The disc is essentially one long track broken into several segments. The odd numbered tracks 1,3,5,7,9 and 11 are all very short interludes that take the concept from one chapter to the next while at the same time, they are interpretations of different chapters themselves. The remaining tracks are the meat of the disc, but they would not flow as seamlessly without the vehicle of the shorter instrumental pieces. A great deal of attention has been paid to the arrangement of the disc and the result is a piece of music that flows with grace from beginning to end.

The overall sound is melodic and majestic as fans of Royal Hunt have come to expect, but it is also very obviously going in a new direction for them. This is a much heavier, more guitar driven version of Royal Hunt. These songs are full of aggressive chops and inventive percussion. I think this is probably due in part to the theme of the album. If the members of Royal Hunt were trying to create an alienesque sound scape, they have succeeded in my opinion. The atmosphere and grace of the keys are still very much there, but the pace has been picked up and this music has some real teeth. In this album Royal Hunt have finally superceded the magnificence of Paradox. This heavier, more aggressive sound works well for them and really adds to the concept of the album.

The vocal melodies are still top-notch. John West has proven to be a very good fit for Royal Hunt, and his singing on this disc is far more in sync with the music than it was on Fear. With a new singer and a new sound, I think Royal Hunt has once more redefined who they are, proving that they are still a viable progressive metal band. It is great to hear the metal being pushed ahead of the progressive in this disc. This is the best thing to have come from Royal Hunt. Let's hope they continue to tackle concepts with depth and put out more music like this. If you are looking for a real contender for the "best progressive metal disc of 2001", you don't need to look any further. This disc is going to appear on several lists.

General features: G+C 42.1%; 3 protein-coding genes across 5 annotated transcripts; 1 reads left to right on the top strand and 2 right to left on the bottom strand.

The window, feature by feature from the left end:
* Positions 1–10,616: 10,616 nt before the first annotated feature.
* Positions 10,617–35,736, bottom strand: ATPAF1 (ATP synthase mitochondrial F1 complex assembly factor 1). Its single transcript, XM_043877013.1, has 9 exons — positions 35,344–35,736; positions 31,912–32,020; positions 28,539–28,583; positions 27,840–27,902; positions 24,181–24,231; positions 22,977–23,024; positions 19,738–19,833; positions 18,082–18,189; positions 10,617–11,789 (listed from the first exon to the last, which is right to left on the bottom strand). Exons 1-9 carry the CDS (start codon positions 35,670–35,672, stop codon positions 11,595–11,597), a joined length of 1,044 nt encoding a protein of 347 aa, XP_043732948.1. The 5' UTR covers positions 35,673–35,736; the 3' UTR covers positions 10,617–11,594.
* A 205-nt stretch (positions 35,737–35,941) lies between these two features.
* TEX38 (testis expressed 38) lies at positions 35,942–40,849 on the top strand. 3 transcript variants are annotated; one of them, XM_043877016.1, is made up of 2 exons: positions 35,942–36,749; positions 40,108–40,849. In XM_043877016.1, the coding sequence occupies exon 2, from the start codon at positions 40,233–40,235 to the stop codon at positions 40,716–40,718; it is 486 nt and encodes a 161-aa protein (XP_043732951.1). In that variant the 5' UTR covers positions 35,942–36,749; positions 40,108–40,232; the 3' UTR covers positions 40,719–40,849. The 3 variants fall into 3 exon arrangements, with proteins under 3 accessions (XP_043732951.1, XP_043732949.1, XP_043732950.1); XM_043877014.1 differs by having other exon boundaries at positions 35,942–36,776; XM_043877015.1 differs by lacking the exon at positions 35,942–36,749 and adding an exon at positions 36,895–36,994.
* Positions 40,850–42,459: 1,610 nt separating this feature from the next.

Review by Matthew Braymiller

Review date: 08/2001

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The Watchers

Royal Hunt - The Watchers ©2002 Century Media
1. Intervention (full Version)
2. Lies (live)
3. Flight (live)
4. Message To God (live)
5. Epilogue (live)
6. One By One (New Version)
7. Clown In The Mirror (New Version)
8. Day In Day Out (New Version)
9. Legion Of The Damned (new Version)
10. Intervention (Radio Edit)

The Watchers is a collection of live tracks and revamped versions of older songs, presumably to show off the 2002 lineup of Royal Hunt. To me it's just a ten song reason to avoid bands like this as much as possible.

Royal Hunt, of course, is one of the many bands that is utterly oozing with talent and ability, but completely betray their skills by playing some of the most deviously bland music imaginable. For a band that supposedly plays within the "progressive" realm of heavy metal, they sure do stick to the rules and formulas. One would think a progressive band would be more interested in challenging their listeners and themselves with something that is a bit more than dressed up radio rock. To my ears, Royal Hunt has more in common with Journey than truly challenging metal. I can picture the members of Royal Hunt sitting in a lab, carefully weighing their different music elements to make sure the guitar solo is carefully grafted in just the precise spot. The scientists of Royal Hunt are also making sure their music stays carefully within predetermined, confining songwriting standards. Despite the polished, professionalism and careful crafting of their tunes, I can't picture listening to this and actually having a good time.

Review by John Chedsey

Review date: 08/2003